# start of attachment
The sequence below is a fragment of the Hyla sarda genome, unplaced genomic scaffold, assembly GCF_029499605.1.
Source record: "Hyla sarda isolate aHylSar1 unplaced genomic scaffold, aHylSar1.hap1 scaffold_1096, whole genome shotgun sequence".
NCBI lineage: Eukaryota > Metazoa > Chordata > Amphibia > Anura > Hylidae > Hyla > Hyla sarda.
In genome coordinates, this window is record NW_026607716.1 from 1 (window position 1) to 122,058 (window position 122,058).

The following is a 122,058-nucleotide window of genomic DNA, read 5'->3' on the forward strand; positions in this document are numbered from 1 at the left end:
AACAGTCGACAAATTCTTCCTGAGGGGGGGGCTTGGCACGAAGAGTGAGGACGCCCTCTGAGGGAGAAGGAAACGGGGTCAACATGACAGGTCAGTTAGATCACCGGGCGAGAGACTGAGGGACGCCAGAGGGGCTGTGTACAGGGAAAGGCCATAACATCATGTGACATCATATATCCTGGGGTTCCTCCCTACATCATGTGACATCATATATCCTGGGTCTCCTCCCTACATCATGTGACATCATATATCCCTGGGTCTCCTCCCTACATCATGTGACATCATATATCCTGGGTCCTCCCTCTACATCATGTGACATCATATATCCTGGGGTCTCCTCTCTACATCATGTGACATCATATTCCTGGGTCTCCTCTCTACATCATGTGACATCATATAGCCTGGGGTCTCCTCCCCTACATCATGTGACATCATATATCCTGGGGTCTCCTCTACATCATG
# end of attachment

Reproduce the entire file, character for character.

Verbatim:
The sequence below is a fragment of the Hyla sarda genome, unplaced genomic scaffold, assembly GCF_029499605.1.
Source record: "Hyla sarda isolate aHylSar1 unplaced genomic scaffold, aHylSar1.hap1 scaffold_1096, whole genome shotgun sequence".
NCBI lineage: Eukaryota > Metazoa > Chordata > Amphibia > Anura > Hylidae > Hyla > Hyla sarda.
In genome coordinates, this window is record NW_026607716.1 from 1 (window position 1) to 122,058 (window position 122,058).

The following is a 122,058-nucleotide window of genomic DNA, read 5'->3' on the forward strand; positions in this document are numbered from 1 at the left end:
AACAGTCGACAAATTCTTCCTGAGGGGGGGGCTTGGCACGAAGAGTGAGGACGCCCTCTGAGGGAGAAGGAAACGGGGTCAACATGACAGGTCAGTTAGATCACCGGGCGAGAGACTGAGGGACGCCAGAGGGGCTGTGTACAGGGAAAGGCCATAACATCATGTGACATCATATATCCTGGGGTTCCTCCCTACATCATGTGACATCATATATCCTGGGTCTCCTCCCTACATCATGTGACATCATATATCCCTGGGTCTCCTCCCTACATCATGTGACATCATATATCCTGGGTCCTCCCTCTACATCATGTGACATCATATATCCTGGGGTCTCCTCTCTACATCATGTGACATCATATTCCTGGGTCTCCTCTCTACATCATGTGACATCATATAGCCTGGGGTCTCCTCCCCTACATCATGTGACATCATATATCCTGGGGTCTCCTCTACATCATG